do cause, like if someone is having digestive upset, it may irritate the tummy a little
bit. So that’s when I would say kind of steer
away from them. So we have some cabbage, some red onion, and
for the fennel, for those who haven’t used fennel before, you want to remove these stalky
tops. They’re really fibrous, but they can be
saved for vegetable stock. Really, really tasty, lots of flavor. So you can stick these in a freezer bag and
stick them in your freezer until you’re ready to use it. For the rest of the bulb… when you slice
it— can you see how the lines go from the bottom to the top? So the fibers grow, obviously from the bottom,
and they come out through the top. So when you slice through the fennel, you
want to slice against that grain, and sometimes you hear that with meat where they say, “cut
it against the grain because it’s more tender after.” It’s the same thing with fennel and some
vegetables; you want to cut against the fiber. So the fiber, I know it’s really far away
but see these little dots? Here? So that’s the fiber and we’re going to
slice against that, and it’s going to be a lot more tender and a lot easier to chew. If you cut them the other way, sometimes you
have these little stringy bits, kind of like with celery in your teeth. Yeah, that’s a good analogy. So, that’s just… “Eating 101”. Eat against the grain. Easier to chew, yeah. So we got some beautiful fennel, some nice
cabbage, picked off the fronds here, lots of flavor. We’re going to do a quick dressing with
some lemon, and Ferg, do you want to add some Dijon mustard here? Maybe just a teaspoon of the Dijon mustard. Beautiful, and I’ll get some lemon juice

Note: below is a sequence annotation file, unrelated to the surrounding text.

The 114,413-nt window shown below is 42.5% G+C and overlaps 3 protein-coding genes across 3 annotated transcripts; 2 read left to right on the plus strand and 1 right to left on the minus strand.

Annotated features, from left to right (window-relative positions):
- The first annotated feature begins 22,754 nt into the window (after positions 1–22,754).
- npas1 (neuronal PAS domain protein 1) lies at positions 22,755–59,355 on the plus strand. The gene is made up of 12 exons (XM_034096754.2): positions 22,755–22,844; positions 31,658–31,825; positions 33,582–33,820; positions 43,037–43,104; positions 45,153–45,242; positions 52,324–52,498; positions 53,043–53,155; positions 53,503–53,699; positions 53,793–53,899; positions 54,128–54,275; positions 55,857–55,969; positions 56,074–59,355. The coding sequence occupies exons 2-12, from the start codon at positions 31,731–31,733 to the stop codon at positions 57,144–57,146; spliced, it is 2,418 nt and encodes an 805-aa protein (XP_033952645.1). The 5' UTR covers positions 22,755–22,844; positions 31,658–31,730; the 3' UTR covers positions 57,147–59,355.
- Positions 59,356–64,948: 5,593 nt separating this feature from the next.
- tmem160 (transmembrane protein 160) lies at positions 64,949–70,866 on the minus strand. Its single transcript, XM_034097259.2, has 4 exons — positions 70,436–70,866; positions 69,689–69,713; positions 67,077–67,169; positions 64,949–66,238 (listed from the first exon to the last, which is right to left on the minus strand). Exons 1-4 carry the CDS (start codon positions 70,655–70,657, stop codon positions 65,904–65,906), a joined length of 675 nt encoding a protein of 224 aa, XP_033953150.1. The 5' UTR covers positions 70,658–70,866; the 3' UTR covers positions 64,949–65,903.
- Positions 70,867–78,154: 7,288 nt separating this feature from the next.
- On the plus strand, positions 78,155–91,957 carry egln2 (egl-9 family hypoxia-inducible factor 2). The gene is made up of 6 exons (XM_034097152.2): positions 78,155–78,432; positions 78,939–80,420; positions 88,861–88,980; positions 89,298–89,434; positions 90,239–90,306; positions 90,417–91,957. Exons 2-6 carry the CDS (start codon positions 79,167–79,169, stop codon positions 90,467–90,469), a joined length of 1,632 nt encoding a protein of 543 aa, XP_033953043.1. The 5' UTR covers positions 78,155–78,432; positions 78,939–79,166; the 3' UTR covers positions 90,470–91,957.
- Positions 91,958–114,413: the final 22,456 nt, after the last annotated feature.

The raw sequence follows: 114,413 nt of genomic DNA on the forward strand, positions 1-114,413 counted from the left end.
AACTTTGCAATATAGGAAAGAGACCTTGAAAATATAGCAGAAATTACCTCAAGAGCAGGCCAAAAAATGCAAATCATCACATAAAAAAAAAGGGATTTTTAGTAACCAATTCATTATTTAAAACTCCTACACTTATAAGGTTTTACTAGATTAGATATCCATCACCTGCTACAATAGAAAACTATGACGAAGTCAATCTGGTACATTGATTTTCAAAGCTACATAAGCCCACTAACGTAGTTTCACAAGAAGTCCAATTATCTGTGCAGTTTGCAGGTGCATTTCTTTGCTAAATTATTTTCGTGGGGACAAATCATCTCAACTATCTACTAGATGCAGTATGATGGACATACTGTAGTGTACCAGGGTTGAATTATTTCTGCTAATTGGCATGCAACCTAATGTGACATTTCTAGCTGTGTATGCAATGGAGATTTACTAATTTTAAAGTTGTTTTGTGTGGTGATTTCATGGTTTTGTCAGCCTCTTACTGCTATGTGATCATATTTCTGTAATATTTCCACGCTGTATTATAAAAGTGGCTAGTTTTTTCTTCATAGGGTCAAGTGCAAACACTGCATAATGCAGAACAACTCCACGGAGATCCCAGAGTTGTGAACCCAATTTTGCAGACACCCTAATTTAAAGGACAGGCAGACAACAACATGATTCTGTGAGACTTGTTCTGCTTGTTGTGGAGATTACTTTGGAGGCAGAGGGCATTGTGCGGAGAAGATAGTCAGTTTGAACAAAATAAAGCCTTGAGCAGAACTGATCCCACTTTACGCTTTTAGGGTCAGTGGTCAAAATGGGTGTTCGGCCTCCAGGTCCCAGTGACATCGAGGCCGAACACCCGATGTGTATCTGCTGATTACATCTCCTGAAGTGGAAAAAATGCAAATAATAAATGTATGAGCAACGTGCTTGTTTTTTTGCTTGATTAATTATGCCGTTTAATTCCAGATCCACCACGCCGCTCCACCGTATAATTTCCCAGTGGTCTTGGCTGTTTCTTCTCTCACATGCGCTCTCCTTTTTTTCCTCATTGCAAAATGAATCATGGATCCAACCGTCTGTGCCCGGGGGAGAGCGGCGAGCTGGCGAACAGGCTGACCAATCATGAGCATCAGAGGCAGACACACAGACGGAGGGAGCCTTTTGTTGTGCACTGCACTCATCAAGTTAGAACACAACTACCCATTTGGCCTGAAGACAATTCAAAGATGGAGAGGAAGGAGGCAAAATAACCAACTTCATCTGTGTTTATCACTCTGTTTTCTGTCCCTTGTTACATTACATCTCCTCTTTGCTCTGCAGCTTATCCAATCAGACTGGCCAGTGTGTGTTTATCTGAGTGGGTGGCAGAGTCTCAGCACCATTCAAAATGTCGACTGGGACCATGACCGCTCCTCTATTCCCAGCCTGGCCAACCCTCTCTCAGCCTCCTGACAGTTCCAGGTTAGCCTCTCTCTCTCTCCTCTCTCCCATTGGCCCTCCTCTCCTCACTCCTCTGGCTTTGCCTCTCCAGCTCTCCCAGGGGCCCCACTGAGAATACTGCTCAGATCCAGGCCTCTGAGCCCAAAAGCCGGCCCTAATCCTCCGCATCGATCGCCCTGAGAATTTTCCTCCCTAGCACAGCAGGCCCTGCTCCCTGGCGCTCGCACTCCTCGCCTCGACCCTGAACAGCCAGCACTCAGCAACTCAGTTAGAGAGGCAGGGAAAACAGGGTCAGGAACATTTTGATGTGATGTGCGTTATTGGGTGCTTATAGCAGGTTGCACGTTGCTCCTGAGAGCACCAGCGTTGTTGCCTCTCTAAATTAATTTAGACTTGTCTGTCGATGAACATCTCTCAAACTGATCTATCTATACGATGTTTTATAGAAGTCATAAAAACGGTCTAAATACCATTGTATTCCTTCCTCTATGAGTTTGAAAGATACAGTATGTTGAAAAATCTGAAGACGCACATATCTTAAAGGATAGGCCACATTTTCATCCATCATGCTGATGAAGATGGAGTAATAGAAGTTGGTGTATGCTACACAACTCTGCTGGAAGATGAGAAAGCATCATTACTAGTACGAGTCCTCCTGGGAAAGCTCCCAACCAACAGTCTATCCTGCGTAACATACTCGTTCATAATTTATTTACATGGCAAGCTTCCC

in there, just want to catch any of those seeds coming through. A seed came through; Ferg do you mind grabbing
that out with a spoon there? Got it. Beautiful. Stir? Yes, you can stir, and then— actually why
do you whisk with a fork, it will be a little easier. You can do the same thing with the mason jar,
like we did in the first one, and I’m going to add a little bit of olive oil in there. And you can use any type of oil; I always
say if you wanted to switch it up you could use avocado oil, or coconut oil, olive oil,
all of them have nutritional benefits as well. Just a little pinch of salt, beautiful, and
you can add that to our slaw, right over top. Fantastic. And this is like a delicious salad kind of
on its own, and maybe if you’re trying to convert some none fish lovers… Just mask it. Just mask it with the salad; this will cover
it. With cabbage. Cabb— yes. Or the reverse… like have the fish for people
who don’t like the cabbage. There we go, really nice and refreshing. Wonderful. Beautiful. So with fish, you want to make sure that you’re
cooking it to an internal temperature of about 150°F. Food thermometer is your best bet
with any cooking of meat; that’s going to be the most accurate. Sometimes you can’t tell by just looking
at it or cutting through it. If you want to be really accurate, you have
to use a food thermometer. With fish, you can flake it to make sure that
it’s not translucent anymore in the middle, and with salmon or fattier fish, once that
white protein starts to come out to the top, that’s another good sign that, “okay,
let me take that out of the oven.” Right. So our fish looks— or the fish that you
seasoned, you created— looks gorgeous right now. Beautiful, lots of flavor, the aroma is really
nice, and we’re just going to flake some off here. And you can use— these are kind of like
mini tortillas. They have the bib lettuce now; you can use
that as well. So that’s really, really nice. But beautiful color, really nice orange from
that wild salmon. And then we’re going to top it with some
of that slaw; I’m putting a ton of it on there. But there we go! Another refreshing… good one for the barbeque.